Is this anyway to preach? It’s certainly not how I learned to preach. In Not Every Spirit, Christopher Morse demonstrates that the early Christians were persecuted not for what they believed (Jesus Christ is Lord) but for what they refused to believe (Caesar is Lord). We pastors are distinguished not only by what we graciously support, but also by what we condemn. Any homiletic that seeks to make peace with hearers cannot be faithful to the gospel. Ralph Wood pointed out that in the great Barmen Declaration of the Confessing Church in Germany, every credimus, “We believe . . . ,” is followed by a damnatis, “We reject. . .” Alas, when it came time for the rest of the German church to say “Nein!” It had lost the theological means to know there was even something about the world worth rejecting, as well as lost the courage to say “No!”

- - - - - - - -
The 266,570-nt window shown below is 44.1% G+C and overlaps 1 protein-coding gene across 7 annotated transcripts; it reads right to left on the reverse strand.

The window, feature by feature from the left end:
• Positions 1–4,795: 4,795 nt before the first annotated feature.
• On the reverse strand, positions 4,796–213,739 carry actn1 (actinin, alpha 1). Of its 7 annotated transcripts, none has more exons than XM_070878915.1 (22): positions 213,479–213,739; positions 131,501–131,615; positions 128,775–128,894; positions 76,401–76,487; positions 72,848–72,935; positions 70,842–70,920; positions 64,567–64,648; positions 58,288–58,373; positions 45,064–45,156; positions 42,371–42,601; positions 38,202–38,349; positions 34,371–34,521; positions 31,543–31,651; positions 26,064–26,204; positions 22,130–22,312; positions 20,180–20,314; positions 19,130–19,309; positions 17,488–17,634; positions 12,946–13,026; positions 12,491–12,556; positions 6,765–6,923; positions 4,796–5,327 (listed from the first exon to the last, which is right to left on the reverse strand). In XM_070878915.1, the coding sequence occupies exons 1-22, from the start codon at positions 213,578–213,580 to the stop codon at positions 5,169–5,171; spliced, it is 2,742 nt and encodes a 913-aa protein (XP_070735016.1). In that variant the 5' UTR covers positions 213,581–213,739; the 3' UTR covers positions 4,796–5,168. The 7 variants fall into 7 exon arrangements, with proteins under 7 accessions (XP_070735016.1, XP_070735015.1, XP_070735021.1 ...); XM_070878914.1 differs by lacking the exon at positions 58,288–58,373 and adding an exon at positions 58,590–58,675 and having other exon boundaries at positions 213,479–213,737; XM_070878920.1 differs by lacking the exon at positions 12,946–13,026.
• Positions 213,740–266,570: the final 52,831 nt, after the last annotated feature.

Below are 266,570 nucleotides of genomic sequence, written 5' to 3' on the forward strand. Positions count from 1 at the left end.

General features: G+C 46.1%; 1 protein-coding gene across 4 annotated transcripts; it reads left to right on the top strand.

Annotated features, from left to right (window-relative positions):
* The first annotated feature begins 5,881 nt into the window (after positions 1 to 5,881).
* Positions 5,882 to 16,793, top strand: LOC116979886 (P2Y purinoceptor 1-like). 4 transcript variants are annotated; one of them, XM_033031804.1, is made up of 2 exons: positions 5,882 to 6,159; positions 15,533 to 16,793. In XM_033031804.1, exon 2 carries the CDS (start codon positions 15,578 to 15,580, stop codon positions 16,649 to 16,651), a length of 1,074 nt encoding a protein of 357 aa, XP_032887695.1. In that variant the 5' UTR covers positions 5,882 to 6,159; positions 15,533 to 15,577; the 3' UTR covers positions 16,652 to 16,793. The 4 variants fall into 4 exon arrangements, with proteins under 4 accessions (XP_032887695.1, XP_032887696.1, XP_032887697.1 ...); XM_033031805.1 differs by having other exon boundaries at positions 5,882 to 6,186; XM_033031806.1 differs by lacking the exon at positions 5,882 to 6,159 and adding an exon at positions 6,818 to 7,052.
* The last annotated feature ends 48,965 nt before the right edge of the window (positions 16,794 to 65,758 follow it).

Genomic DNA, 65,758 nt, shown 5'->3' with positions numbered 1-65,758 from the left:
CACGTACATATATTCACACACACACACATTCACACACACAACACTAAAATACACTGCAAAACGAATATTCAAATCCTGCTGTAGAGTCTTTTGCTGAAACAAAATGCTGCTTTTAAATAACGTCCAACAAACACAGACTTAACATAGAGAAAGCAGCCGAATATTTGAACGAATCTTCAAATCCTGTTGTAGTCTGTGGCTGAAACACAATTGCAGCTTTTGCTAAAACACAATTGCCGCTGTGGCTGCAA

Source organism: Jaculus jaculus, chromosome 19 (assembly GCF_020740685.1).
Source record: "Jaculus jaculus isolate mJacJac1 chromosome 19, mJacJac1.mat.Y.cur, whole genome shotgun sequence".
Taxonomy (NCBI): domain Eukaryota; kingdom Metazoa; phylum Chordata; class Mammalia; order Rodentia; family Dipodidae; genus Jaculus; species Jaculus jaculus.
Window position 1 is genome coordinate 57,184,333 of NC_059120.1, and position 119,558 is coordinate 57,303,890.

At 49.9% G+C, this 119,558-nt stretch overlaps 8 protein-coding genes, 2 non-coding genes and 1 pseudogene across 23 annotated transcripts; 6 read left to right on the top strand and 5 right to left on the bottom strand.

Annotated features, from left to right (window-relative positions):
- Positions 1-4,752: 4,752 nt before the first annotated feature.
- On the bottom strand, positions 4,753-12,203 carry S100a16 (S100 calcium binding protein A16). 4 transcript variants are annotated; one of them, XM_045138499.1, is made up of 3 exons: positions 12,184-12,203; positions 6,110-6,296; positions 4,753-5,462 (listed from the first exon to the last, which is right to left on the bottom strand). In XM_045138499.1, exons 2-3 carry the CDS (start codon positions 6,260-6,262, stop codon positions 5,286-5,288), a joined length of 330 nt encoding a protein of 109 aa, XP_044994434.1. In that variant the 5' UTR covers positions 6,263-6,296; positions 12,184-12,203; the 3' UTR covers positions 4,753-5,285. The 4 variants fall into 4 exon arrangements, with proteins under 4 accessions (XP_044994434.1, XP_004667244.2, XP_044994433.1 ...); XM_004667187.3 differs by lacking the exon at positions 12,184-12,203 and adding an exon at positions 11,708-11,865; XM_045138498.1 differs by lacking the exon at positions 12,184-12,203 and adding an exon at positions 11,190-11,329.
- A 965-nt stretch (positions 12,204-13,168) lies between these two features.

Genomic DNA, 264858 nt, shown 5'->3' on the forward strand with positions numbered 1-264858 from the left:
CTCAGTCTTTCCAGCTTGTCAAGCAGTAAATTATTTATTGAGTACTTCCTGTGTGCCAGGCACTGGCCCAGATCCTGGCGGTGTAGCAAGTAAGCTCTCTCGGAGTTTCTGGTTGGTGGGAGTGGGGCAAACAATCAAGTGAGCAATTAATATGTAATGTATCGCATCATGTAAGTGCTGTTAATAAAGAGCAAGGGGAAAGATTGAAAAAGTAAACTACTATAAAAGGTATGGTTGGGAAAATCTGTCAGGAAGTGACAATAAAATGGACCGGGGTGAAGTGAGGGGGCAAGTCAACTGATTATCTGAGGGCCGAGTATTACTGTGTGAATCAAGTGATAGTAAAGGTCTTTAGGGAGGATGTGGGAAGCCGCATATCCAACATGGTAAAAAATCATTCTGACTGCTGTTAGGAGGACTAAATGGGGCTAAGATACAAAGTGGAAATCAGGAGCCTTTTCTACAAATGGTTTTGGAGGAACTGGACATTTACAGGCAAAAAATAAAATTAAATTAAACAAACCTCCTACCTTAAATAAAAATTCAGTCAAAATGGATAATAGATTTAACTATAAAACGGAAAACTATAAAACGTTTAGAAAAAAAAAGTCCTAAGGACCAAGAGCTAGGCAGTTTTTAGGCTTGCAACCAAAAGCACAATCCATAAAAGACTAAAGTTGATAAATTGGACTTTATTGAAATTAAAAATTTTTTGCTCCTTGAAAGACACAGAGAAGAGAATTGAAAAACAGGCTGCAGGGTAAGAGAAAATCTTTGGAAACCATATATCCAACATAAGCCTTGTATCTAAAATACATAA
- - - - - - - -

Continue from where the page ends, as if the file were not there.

Carlyle Marney chided pastors for ministry that had degenerated into therapy. “You little preachers!” Marney used to say when he was my mentor “You are always saying, ‘Bless, bless, bless’ when you ought to be saying. ‘Damn! Damn! Damn!”’